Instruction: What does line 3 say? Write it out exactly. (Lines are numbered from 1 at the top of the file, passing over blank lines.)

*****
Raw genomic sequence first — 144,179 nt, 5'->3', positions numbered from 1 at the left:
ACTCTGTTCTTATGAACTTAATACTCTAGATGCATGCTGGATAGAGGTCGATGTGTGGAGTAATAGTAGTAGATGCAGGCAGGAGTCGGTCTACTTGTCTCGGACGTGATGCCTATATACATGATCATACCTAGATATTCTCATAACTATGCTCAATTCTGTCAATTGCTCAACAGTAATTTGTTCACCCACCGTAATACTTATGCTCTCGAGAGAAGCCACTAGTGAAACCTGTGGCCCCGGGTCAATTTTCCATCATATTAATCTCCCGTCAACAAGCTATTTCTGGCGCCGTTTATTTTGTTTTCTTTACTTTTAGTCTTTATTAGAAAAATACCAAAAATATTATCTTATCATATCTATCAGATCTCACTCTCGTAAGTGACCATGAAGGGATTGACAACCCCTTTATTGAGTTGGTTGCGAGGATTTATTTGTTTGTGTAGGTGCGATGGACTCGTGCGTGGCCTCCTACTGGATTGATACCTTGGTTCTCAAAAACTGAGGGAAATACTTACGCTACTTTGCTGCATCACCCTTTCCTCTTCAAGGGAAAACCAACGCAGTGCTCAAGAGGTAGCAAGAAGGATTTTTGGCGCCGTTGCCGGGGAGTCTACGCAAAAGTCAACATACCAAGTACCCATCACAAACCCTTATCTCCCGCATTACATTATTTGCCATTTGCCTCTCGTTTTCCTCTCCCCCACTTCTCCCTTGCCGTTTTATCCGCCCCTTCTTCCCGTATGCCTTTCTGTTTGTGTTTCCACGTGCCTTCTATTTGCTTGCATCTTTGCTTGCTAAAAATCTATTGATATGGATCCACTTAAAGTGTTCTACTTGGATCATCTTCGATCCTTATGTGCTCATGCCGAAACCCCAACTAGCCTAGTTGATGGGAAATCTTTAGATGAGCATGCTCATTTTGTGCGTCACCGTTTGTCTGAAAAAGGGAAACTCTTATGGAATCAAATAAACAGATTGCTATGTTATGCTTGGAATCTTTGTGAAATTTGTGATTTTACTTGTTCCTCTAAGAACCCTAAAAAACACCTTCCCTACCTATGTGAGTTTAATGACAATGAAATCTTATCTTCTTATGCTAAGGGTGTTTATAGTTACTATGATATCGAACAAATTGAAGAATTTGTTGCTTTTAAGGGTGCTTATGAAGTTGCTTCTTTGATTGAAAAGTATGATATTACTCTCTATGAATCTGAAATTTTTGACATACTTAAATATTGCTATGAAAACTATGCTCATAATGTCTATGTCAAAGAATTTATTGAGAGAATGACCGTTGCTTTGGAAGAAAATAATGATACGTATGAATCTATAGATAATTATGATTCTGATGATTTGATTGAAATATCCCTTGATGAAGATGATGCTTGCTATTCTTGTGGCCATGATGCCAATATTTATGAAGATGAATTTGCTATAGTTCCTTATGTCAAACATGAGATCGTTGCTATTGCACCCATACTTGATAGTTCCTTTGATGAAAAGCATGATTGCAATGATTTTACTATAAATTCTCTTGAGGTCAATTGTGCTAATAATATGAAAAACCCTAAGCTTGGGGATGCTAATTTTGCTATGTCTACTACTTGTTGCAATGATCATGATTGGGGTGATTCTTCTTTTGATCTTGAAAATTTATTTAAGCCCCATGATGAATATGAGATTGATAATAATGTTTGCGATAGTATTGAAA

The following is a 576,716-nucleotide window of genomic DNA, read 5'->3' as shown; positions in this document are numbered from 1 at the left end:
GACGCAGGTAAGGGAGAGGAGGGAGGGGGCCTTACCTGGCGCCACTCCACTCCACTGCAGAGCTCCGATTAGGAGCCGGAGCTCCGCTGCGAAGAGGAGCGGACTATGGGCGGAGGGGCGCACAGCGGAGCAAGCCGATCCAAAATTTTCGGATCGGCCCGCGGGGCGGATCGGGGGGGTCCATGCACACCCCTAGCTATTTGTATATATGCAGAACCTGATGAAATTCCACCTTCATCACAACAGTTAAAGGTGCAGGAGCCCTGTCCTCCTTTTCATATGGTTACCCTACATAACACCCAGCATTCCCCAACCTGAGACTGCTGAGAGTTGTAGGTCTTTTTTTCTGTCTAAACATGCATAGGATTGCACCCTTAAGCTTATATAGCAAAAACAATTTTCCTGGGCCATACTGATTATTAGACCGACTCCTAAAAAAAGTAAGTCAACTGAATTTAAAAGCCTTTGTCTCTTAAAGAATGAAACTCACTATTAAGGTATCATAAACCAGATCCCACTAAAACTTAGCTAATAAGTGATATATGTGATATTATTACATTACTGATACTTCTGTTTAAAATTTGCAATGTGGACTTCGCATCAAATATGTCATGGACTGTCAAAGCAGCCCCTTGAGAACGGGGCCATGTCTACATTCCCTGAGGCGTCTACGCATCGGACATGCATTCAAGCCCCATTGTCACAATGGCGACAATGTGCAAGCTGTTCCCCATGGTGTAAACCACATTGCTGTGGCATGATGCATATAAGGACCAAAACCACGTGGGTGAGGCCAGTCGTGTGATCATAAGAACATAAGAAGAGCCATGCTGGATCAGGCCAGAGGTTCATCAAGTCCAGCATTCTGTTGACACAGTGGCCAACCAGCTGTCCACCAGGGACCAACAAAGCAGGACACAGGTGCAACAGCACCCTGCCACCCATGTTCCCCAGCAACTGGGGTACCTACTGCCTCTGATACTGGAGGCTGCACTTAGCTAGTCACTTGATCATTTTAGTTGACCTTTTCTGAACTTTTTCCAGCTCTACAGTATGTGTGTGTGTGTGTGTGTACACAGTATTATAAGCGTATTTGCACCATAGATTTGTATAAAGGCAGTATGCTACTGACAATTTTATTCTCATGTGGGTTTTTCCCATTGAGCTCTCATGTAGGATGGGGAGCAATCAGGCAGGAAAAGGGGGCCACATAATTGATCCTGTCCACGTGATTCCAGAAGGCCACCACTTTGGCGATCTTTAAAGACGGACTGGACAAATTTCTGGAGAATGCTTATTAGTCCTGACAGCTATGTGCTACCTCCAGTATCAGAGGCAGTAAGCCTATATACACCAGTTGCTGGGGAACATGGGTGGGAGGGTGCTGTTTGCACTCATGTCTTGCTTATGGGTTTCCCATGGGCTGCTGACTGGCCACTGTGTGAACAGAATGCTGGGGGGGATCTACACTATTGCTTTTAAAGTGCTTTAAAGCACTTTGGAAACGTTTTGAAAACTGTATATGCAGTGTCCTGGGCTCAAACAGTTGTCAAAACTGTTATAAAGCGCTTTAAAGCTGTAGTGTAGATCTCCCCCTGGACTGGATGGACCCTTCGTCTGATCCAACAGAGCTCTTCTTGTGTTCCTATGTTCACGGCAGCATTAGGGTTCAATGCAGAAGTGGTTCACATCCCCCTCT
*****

The following is a 576,716-nucleotide window of genomic DNA, read 5'->3' as shown; positions in this document are numbered from 1 at the left end: